• Bibi’s Last Stand: Will He Survive Election Day?

    As Israelis went to the polls on Tuesday, leading candidates made last-minute efforts to shore up supporters in a tight competition for political control.

    Prime Minister Benjamin Netanyahu, who risks losing his position at the helm of Israel’s government, announced Monday that if re-elected he would prevent the creation of a Palestinian state. The statement contradicts a speech he made in 2009 supporting a two-state solution.

    In the preceding weeks, Netanyahu had emphasized the need to vote for his own Likud Party, instead of his numerous competitors on the right. The last-ditch policy reversal may have been an attempt to win back voters from hawkish parties including Jewish Home and Yisrael Beiteinu. (RELATED: Netanyahu Slipping In Israeli And American Polls)

    Isaac Herzog of the Zionist Union voting bloc, Netanyahu’s main challenger, countered in an interview on Monday with Israel’s i24 News, saying, “It’s important to have a Palestinian state in order to have a Jewish majority for many generations.”

    And despite campaigning for weeks with Herzog in a proposed “rotation” plan for the seat of Prime Minister, former Netanyahu cabinet minister Tzipi Livni announced late Monday that Herzog alone would serve a full term as head of the Knesset, Israel’s parliament, if elected. Livni and Herzog formed the Zionist Union candidate list in January as a pair of high-profile candidates with grievances against Netanyahu. (RELATED: Will Netanyahu Remain Israel’s Prime Minister?)

    Herzog, whose father emigrated from Ireland and whose grandfather was that country’s chief rabbi, reportedly said that he hoped to receive “the luck of the Irish” on the St. Patrick’s Day election, and that he would celebrate victory with a pint of Guinness.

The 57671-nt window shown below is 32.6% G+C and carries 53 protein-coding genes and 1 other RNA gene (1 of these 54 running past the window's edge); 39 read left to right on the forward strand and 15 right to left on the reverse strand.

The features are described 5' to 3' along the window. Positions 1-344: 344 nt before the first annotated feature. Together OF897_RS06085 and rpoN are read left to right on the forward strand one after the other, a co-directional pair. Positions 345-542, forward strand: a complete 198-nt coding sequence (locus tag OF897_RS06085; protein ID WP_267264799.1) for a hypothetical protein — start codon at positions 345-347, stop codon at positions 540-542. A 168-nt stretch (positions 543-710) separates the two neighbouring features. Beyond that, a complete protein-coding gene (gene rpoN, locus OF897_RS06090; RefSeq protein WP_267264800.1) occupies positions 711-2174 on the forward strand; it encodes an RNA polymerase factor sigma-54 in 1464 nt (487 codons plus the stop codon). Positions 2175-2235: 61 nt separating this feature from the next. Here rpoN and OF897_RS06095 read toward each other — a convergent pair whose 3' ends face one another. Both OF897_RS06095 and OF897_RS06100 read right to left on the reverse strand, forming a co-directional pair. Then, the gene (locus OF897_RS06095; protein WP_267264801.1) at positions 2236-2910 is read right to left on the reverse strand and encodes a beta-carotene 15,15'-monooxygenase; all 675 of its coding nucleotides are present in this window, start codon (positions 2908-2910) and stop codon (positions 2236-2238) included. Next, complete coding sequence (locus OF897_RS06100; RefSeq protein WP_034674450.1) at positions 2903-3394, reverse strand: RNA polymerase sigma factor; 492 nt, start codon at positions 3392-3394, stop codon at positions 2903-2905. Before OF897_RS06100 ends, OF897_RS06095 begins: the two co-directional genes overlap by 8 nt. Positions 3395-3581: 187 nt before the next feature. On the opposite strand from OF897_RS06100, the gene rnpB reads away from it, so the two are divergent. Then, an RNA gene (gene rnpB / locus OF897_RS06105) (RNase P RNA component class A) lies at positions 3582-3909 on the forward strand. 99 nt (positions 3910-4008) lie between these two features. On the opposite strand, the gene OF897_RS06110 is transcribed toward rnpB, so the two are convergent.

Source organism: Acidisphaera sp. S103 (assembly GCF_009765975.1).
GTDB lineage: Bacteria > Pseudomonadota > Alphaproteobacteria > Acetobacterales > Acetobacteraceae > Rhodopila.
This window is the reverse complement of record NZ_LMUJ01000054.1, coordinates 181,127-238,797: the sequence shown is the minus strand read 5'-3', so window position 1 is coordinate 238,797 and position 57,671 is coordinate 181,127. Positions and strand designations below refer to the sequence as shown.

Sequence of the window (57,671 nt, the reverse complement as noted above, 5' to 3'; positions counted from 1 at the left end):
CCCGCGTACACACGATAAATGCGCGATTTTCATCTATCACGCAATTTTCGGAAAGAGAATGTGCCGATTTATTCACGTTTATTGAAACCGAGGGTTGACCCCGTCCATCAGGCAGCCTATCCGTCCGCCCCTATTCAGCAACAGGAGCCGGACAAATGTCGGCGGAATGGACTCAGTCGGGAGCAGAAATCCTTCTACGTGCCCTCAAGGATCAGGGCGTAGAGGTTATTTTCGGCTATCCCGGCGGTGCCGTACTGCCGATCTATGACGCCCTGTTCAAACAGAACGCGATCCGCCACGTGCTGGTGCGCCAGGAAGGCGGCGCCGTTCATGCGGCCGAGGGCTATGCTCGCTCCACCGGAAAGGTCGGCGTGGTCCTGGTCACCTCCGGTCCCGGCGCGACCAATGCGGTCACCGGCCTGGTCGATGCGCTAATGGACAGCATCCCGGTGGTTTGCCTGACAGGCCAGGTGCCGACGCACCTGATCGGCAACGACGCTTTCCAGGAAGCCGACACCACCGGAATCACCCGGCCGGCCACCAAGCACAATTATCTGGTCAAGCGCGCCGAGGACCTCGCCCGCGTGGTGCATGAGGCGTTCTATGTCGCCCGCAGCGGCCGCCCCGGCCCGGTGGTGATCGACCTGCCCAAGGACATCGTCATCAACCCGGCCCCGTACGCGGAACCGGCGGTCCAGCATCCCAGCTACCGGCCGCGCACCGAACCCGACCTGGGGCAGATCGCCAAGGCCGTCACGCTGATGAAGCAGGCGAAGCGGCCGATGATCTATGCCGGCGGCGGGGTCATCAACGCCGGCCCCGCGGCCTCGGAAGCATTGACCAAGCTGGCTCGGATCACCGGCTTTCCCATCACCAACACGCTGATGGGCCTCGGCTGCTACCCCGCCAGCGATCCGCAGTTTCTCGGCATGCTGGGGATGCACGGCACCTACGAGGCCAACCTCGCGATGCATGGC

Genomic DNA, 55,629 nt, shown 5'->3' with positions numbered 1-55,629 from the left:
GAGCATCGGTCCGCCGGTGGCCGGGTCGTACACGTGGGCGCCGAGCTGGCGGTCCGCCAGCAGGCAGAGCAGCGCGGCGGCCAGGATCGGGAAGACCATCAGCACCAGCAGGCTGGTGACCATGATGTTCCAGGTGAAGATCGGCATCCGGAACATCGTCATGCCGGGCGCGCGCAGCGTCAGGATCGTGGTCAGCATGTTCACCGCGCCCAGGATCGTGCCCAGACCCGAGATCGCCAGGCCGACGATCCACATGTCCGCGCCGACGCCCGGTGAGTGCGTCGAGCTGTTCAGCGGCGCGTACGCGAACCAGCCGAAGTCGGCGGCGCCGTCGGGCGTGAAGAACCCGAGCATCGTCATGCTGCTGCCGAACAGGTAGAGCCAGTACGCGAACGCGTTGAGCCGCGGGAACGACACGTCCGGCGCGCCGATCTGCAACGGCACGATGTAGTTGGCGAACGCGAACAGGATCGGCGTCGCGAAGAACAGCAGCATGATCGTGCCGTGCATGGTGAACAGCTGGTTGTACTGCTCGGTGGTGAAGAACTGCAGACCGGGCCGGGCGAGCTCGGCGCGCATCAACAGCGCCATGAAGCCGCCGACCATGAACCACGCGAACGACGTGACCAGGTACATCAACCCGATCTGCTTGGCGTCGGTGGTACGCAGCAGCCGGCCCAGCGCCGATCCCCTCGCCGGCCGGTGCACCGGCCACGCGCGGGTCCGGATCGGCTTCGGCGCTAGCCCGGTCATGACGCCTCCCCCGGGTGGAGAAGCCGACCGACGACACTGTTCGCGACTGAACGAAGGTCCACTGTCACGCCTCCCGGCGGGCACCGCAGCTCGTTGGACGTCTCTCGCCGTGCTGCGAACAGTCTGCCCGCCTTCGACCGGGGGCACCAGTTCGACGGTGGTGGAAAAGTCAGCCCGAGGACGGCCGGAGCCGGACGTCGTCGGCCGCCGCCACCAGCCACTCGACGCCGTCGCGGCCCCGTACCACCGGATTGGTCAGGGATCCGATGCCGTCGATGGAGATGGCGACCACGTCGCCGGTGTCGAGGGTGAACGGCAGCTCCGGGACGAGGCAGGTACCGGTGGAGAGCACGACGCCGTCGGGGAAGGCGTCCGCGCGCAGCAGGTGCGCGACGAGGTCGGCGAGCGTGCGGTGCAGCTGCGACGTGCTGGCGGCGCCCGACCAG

On the day of the polls, Netanyahu warned online that Arab voters, who comprise 20 percent of the Israeli population, were “streaming in huge quantities to the polling stations.” Israel’s majority-Arab parties are unified on a single ticket this year, called the Joint List, and may be the decisive force in creating a governing coalition to unseat Netanyahu. (RELATED: How Arabs Might Pick Israel’s Next Prime Minister)

    Some disputed his claim, saying that Arab communities in Israel were going to the polls at “broadly normal” rates, and Herzog said that the Prime Minister’s “panic is embarrassing.”

    But the most unusual election-day surprise came from a Likud candidate for re-election to the Knesset, Ze’ev Elkin. His 90-year-old grandfather, who had actively lobbied his neighbors to vote for Likud, died at his East Jerusalem polling place immediately after casting his ballot.

    Follow Ivan Plis on Twitter

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